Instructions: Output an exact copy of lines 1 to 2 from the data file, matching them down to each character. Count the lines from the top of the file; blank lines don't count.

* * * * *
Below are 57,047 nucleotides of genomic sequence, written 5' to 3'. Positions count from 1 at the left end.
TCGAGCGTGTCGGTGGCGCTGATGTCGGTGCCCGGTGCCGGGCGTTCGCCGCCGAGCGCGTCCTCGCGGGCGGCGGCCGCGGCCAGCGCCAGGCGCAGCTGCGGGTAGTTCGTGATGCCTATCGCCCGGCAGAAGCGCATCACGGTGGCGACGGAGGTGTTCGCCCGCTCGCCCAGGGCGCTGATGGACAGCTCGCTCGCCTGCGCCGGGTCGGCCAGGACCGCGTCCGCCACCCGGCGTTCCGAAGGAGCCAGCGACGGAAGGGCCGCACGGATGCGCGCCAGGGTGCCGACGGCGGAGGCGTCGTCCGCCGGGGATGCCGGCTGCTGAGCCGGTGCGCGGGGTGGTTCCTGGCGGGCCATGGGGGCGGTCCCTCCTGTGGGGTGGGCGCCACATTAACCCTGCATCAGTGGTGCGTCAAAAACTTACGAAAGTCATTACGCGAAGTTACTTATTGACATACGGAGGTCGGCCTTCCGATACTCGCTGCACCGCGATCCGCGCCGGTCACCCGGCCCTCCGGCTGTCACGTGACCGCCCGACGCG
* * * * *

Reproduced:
Below are 57,047 nucleotides of genomic sequence, written 5' to 3'. Positions count from 1 at the left end.
TCGAGCGTGTCGGTGGCGCTGATGTCGGTGCCCGGTGCCGGGCGTTCGCCGCCGAGCGCGTCCTCGCGGGCGGCGGCCGCGGCCAGCGCCAGGCGCAGCTGCGGGTAGTTCGTGATGCCTATCGCCCGGCAGAAGCGCATCACGGTGGCGACGGAGGTGTTCGCCCGCTCGCCCAGGGCGCTGATGGACAGCTCGCTCGCCTGCGCCGGGTCGGCCAGGACCGCGTCCGCCACCCGGCGTTCCGAAGGAGCCAGCGACGGAAGGGCCGCACGGATGCGCGCCAGGGTGCCGACGGCGGAGGCGTCGTCCGCCGGGGATGCCGGCTGCTGAGCCGGTGCGCGGGGTGGTTCCTGGCGGGCCATGGGGGCGGTCCCTCCTGTGGGGTGGGCGCCACATTAACCCTGCATCAGTGGTGCGTCAAAAACTTACGAAAGTCATTACGCGAAGTTACTTATTGACATACGGAGGTCGGCCTTCCGATACTCGCTGCACCGCGATCCGCGCCGGTCACCCGGCCCTCCGGCTGTCACGTGACCGCCCGACGCG